Listeners are highly proficient at adapting to the speech of a novel talker. Various mechanisms may underlie such adaptation, and at differing time courses. These may include phonetic cue calibration (e.g., McMurray & Jongman, 2012), phonetic covariation (Chodroff & Wilson, 2018), or general auditory contrast, particularly at short timescales (e.g., Lotto & Kluender, 1998). Under the cue calibration account, listeners adapt by estimating a talker-specific average for each phonetic cue or dimension; under the cue covariation account, listeners adapt by exploiting consistencies in how the realization of speech sounds varies across talkers; under the auditory contrast account, adaptation is not talker-specific, but results instead from (partial) masking of spectral components shared by adjacent stimuli. To distinguish between these mechanisms, we investigate perceptual adaptation to talker-specific sibilant fricatives at short and long timescales. In rapid adaptation, our findings indicate a strong role of general auditory mechanisms; however, a longer period between talker-specific exposure and test could reveal secondary, phonetic-based learning mechanisms.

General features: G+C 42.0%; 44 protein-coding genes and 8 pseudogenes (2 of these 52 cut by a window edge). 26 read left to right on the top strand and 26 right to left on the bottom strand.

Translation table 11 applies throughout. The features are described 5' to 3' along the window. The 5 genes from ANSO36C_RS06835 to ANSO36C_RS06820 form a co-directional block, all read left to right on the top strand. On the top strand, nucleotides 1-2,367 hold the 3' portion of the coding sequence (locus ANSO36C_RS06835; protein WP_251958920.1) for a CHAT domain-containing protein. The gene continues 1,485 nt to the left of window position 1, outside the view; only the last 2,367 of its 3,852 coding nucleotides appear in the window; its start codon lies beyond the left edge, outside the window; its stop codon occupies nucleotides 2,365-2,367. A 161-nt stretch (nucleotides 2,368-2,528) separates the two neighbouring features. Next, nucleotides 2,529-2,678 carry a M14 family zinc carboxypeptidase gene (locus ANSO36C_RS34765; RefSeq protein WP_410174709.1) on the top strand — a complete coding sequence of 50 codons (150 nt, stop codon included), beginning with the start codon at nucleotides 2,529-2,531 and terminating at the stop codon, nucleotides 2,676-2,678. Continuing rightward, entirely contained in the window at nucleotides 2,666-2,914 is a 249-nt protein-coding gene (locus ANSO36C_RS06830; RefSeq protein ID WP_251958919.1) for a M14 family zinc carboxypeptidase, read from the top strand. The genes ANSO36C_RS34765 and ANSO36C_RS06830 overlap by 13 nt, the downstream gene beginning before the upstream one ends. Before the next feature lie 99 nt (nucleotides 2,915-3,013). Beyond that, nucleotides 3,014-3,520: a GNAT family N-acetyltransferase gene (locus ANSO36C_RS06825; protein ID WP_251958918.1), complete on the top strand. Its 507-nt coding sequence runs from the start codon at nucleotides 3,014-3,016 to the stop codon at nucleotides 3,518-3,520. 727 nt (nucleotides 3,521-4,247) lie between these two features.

Antje Mefferd (Department of Hearing and Speech Sciences, Vanderbilt University Medical Center)
Jonah Katz (West Virginia University)
Michele Gubian (IPS, LMU Munich)
Nancy C. Kula (University of Essex)